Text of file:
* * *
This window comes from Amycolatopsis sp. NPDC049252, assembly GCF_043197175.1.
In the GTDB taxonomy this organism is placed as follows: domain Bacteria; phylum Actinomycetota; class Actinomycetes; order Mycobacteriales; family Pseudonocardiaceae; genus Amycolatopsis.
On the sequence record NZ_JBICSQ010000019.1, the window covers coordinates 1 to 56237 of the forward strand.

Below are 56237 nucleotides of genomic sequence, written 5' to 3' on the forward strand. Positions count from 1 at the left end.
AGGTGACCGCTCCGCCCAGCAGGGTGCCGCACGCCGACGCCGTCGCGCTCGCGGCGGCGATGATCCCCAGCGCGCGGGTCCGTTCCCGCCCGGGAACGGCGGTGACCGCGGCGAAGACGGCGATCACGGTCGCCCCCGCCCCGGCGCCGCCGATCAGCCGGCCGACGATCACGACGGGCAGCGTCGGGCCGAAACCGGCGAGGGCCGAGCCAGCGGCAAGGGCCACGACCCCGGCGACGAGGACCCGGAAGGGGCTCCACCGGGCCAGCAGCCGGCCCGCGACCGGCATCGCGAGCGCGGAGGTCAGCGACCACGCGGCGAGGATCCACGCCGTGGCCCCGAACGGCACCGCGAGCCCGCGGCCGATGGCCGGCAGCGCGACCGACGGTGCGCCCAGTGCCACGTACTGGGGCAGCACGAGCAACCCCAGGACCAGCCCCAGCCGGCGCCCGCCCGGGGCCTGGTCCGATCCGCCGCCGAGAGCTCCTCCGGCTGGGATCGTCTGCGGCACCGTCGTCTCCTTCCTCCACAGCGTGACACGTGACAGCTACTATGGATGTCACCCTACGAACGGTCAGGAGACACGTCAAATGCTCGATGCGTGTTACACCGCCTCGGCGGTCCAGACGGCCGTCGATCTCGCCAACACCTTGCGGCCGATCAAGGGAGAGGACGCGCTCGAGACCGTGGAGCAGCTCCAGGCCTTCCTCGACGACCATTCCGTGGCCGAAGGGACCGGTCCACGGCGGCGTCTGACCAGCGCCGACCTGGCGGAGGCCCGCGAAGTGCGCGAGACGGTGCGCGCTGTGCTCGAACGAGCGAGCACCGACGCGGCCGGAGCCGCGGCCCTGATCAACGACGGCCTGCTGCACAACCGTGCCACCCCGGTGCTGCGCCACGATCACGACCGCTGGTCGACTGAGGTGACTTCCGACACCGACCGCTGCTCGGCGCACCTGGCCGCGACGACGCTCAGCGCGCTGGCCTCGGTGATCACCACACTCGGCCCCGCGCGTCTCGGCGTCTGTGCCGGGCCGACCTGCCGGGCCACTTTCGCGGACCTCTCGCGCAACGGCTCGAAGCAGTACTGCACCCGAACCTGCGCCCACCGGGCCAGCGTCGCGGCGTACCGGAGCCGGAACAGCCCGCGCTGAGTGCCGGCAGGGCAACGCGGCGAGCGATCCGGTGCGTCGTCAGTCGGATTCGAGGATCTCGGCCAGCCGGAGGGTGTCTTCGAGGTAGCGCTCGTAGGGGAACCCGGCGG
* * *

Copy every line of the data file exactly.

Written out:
This window comes from Amycolatopsis sp. NPDC049252, assembly GCF_043197175.1.
In the GTDB taxonomy this organism is placed as follows: domain Bacteria; phylum Actinomycetota; class Actinomycetes; order Mycobacteriales; family Pseudonocardiaceae; genus Amycolatopsis.
On the sequence record NZ_JBICSQ010000019.1, the window covers coordinates 1 to 56237 of the forward strand.

Below are 56237 nucleotides of genomic sequence, written 5' to 3' on the forward strand. Positions count from 1 at the left end.
AGGTGACCGCTCCGCCCAGCAGGGTGCCGCACGCCGACGCCGTCGCGCTCGCGGCGGCGATGATCCCCAGCGCGCGGGTCCGTTCCCGCCCGGGAACGGCGGTGACCGCGGCGAAGACGGCGATCACGGTCGCCCCCGCCCCGGCGCCGCCGATCAGCCGGCCGACGATCACGACGGGCAGCGTCGGGCCGAAACCGGCGAGGGCCGAGCCAGCGGCAAGGGCCACGACCCCGGCGACGAGGACCCGGAAGGGGCTCCACCGGGCCAGCAGCCGGCCCGCGACCGGCATCGCGAGCGCGGAGGTCAGCGACCACGCGGCGAGGATCCACGCCGTGGCCCCGAACGGCACCGCGAGCCCGCGGCCGATGGCCGGCAGCGCGACCGACGGTGCGCCCAGTGCCACGTACTGGGGCAGCACGAGCAACCCCAGGACCAGCCCCAGCCGGCGCCCGCCCGGGGCCTGGTCCGATCCGCCGCCGAGAGCTCCTCCGGCTGGGATCGTCTGCGGCACCGTCGTCTCCTTCCTCCACAGCGTGACACGTGACAGCTACTATGGATGTCACCCTACGAACGGTCAGGAGACACGTCAAATGCTCGATGCGTGTTACACCGCCTCGGCGGTCCAGACGGCCGTCGATCTCGCCAACACCTTGCGGCCGATCAAGGGAGAGGACGCGCTCGAGACCGTGGAGCAGCTCCAGGCCTTCCTCGACGACCATTCCGTGGCCGAAGGGACCGGTCCACGGCGGCGTCTGACCAGCGCCGACCTGGCGGAGGCCCGCGAAGTGCGCGAGACGGTGCGCGCTGTGCTCGAACGAGCGAGCACCGACGCGGCCGGAGCCGCGGCCCTGATCAACGACGGCCTGCTGCACAACCGTGCCACCCCGGTGCTGCGCCACGATCACGACCGCTGGTCGACTGAGGTGACTTCCGACACCGACCGCTGCTCGGCGCACCTGGCCGCGACGACGCTCAGCGCGCTGGCCTCGGTGATCACCACACTCGGCCCCGCGCGTCTCGGCGTCTGTGCCGGGCCGACCTGCCGGGCCACTTTCGCGGACCTCTCGCGCAACGGCTCGAAGCAGTACTGCACCCGAACCTGCGCCCACCGGGCCAGCGTCGCGGCGTACCGGAGCCGGAACAGCCCGCGCTGAGTGCCGGCAGGGCAACGCGGCGAGCGATCCGGTGCGTCGTCAGTCGGATTCGAGGATCTCGGCCAGCCGGAGGGTGTCTTCGAGGTAGCGCTCGTAGGGGAACCCGGCGG